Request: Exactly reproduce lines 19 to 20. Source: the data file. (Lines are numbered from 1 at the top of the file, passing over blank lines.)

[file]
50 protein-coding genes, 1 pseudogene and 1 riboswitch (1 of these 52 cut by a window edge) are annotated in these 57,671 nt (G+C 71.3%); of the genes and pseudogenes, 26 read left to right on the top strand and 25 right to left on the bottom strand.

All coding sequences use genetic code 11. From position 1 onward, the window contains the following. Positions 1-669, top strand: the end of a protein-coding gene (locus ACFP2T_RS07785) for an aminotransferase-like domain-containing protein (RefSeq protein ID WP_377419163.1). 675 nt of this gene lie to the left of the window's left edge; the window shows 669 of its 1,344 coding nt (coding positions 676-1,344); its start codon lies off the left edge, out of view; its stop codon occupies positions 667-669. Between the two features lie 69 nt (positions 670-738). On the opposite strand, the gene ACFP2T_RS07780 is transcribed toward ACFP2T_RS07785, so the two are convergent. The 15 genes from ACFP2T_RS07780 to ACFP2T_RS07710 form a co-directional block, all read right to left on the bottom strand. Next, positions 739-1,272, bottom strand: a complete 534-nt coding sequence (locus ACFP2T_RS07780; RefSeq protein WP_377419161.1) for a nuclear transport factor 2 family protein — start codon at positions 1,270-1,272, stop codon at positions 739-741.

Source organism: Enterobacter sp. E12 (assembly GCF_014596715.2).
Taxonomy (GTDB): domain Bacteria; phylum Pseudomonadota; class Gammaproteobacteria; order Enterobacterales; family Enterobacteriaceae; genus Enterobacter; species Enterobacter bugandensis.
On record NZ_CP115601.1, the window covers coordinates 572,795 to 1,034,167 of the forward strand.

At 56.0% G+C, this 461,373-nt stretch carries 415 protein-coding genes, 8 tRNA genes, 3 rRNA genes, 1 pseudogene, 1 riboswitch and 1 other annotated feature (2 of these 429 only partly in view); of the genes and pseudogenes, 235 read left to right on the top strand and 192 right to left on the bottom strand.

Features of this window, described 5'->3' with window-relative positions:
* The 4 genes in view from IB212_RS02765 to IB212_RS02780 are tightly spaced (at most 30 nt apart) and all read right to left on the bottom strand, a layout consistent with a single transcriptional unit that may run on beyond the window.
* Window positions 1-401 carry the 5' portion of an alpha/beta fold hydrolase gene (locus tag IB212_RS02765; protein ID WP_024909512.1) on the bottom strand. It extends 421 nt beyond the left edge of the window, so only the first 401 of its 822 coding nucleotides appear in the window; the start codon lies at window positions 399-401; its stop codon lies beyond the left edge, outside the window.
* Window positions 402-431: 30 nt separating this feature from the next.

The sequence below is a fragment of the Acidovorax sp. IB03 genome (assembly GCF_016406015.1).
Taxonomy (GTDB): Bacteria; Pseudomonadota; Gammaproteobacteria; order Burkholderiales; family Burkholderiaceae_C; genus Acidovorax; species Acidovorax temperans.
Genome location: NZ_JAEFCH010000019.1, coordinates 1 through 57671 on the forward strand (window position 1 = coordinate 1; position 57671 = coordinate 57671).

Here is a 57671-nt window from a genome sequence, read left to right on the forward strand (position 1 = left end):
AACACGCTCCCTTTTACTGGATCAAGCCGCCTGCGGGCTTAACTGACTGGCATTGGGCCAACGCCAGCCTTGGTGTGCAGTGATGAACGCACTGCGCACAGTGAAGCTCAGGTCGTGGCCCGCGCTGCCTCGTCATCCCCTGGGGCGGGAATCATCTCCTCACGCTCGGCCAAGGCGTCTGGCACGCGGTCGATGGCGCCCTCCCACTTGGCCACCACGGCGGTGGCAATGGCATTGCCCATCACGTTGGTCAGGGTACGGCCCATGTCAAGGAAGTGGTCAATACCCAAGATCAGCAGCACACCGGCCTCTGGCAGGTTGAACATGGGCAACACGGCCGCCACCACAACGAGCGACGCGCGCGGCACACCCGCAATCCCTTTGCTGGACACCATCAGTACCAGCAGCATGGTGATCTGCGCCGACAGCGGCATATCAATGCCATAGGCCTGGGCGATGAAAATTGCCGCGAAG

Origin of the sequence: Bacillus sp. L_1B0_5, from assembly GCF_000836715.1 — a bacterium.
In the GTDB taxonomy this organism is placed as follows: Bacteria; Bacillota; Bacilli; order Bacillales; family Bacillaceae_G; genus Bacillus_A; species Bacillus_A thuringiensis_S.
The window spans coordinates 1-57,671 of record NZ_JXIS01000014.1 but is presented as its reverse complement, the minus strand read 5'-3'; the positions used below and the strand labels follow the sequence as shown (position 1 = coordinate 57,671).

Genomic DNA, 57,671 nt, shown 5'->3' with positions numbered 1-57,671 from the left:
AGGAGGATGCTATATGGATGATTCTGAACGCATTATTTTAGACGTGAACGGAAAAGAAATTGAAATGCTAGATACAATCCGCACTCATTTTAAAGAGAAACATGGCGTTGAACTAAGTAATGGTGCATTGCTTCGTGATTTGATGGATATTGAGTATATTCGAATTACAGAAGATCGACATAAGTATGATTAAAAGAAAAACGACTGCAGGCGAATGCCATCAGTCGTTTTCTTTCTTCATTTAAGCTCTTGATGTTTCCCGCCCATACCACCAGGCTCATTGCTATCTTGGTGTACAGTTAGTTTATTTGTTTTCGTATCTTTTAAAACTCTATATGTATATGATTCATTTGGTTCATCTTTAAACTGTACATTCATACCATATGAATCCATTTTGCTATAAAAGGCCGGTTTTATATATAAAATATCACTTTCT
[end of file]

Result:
Genomic DNA, 57,671 nt, shown 5'->3' with positions numbered 1-57,671 from the left:
AGGAGGATGCTATATGGATGATTCTGAACGCATTATTTTAGACGTGAACGGAAAAGAAATTGAAATGCTAGATACAATCCGCACTCATTTTAAAGAGAAACATGGCGTTGAACTAAGTAATGGTGCATTGCTTCGTGATTTGATGGATATTGAGTATATTCGAATTACAGAAGATCGACATAAGTATGATTAAAAGAAAAACGACTGCAGGCGAATGCCATCAGTCGTTTTCTTTCTTCATTTAAGCTCTTGATGTTTCCCGCCCATACCACCAGGCTCATTGCTATCTTGGTGTACAGTTAGTTTATTTGTTTTCGTATCTTTTAAAACTCTATATGTATATGATTCATTTGGTTCATCTTTAAACTGTACATTCATACCATATGAATCCATTTTGCTATAAAAGGCCGGTTTTATATATAAAATATCACTTTCT